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Posted: 11 June 2013 12:15 PM   [ Ignore ]   [ # 4 ]
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Wow,  that’s all I can say.

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Posted: 11 June 2013 08:20 PM   [ Ignore ]   [ # 5 ]
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It might be helpful to find a licensed home baker near where the wedding is going to be; they might be able to clarify any requirements.  If the venue owners are just getting started, they may not have a list of preferred vendors yet.  Since your son is very passionate about the cake, have him call the caterer they are using and explain the situation and ask if you can use their kitchen (with supervision of course) to bake and assemble the cake.

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Posted: 12 June 2013 10:44 AM   [ Ignore ]   [ # 6 ]
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If the venue owners are just getting set up and don’t yet have restrictive regulations re: caterers in place, it might be the case that you only need to satisfy state requirements, and I imagine that it would be worthwhile to check what requirements there are if you’re not selling the cake but just giving it as a gift.

I think most regulations apply to selling, or to giving foodstuffs away in a public place.  You are gifting a cake in a private setting, perhaps there will be very limited rules (or no rules).  Just because professionals who make a profit from selling cakes have to comply with regulations doesn’t mean that private gifts also have to comply with the same regulations, or every church social or school bake sale in the state would be in jeopardy.  Perhaps a quick phone call to someone in the state regulatory office would clarify matters.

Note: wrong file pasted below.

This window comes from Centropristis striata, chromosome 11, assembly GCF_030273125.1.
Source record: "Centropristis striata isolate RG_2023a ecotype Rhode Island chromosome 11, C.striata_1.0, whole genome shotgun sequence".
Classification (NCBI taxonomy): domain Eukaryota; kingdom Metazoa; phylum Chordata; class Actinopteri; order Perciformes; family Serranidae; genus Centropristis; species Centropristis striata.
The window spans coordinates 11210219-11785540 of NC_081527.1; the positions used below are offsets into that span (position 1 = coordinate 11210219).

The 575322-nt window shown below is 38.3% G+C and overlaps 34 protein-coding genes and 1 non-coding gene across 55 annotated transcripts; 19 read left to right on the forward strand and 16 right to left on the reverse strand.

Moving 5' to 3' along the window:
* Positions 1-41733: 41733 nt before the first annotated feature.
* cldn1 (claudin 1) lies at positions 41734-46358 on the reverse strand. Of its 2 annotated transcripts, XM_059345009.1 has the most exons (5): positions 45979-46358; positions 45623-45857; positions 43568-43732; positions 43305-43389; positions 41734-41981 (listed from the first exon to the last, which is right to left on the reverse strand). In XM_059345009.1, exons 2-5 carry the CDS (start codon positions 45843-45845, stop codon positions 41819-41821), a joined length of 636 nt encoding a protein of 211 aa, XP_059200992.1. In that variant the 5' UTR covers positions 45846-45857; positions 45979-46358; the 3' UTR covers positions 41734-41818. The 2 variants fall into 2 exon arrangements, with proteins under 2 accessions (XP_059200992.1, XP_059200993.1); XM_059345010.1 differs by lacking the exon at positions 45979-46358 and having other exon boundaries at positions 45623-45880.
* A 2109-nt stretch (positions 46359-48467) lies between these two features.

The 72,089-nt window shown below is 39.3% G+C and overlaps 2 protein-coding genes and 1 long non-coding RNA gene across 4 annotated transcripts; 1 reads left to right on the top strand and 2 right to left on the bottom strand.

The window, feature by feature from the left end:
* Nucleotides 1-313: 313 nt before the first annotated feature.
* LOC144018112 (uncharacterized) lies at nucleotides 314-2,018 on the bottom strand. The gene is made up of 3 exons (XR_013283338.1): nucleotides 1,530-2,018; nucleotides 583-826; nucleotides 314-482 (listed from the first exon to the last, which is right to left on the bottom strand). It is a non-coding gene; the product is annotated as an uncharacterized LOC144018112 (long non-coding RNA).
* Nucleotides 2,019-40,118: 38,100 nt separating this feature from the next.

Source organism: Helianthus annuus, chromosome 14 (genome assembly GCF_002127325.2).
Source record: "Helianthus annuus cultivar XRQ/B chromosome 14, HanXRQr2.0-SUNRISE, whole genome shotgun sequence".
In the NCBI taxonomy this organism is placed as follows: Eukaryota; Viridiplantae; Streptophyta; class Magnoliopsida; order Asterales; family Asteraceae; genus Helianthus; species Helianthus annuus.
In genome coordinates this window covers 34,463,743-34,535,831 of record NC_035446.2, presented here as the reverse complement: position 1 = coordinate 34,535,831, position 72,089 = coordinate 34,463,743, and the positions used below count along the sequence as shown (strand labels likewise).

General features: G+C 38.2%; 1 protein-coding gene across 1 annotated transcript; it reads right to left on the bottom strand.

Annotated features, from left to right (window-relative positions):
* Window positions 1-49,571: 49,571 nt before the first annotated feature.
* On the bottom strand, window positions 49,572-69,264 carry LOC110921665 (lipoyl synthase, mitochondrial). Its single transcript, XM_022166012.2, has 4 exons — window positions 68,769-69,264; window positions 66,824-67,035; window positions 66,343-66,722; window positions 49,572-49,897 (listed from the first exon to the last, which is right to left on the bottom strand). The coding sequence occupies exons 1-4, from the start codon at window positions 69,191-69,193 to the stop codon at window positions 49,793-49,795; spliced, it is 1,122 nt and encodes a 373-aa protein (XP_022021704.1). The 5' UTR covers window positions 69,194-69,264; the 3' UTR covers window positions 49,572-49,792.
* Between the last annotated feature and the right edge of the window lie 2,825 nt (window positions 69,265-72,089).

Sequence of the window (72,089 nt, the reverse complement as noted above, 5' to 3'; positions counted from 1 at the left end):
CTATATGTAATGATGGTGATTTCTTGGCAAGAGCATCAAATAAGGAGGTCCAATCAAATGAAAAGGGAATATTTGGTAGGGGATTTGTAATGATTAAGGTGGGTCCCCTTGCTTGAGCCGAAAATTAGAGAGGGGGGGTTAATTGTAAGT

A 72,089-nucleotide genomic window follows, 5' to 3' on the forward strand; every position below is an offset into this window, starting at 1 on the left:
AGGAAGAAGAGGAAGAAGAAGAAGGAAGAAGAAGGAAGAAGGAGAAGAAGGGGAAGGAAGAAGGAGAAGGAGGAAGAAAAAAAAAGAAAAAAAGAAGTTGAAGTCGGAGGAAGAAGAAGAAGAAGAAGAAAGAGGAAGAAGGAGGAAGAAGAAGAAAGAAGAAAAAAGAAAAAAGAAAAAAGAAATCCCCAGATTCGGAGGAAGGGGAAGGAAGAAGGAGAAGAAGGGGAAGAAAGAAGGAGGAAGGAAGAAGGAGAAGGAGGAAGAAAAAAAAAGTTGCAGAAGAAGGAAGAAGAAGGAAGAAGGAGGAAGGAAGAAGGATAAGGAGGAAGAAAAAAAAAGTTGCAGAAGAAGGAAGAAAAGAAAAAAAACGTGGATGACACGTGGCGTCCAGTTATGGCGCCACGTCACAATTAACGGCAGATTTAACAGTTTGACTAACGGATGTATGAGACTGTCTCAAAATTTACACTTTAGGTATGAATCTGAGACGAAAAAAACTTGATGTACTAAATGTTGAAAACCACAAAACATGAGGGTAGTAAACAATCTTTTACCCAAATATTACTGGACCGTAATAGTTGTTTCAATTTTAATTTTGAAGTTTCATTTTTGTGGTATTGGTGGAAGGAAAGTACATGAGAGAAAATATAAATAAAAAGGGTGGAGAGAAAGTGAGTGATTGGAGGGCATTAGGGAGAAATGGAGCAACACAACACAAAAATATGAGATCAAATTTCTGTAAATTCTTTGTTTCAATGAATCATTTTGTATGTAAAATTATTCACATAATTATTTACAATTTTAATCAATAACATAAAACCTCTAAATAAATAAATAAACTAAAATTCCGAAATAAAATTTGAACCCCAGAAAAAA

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Posted: 12 June 2013 11:58 PM   [ Ignore ]   [ # 7 ]
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That is weird. What I know, here in California, you only need a license IF you want to go into the baking business or simply to sell what you bake and MUST be prepared in a commercial kitchen. I have made wedding cakes as a wedding gift from me to my friends and family and I was never asked to get a license. How about asking the health dept. Or the business license people ? Ask them directly. You will definitely get the true answer.  You would rather do a lot of calling or researching than going by someone’s statement who probably do not know themselves.  I don’t think the venue cares, unless it is the law. It just does not make sense. This is not of those times where you can guess. Good luck. Let us know how it goes. You need an answer from the horse’s mouth.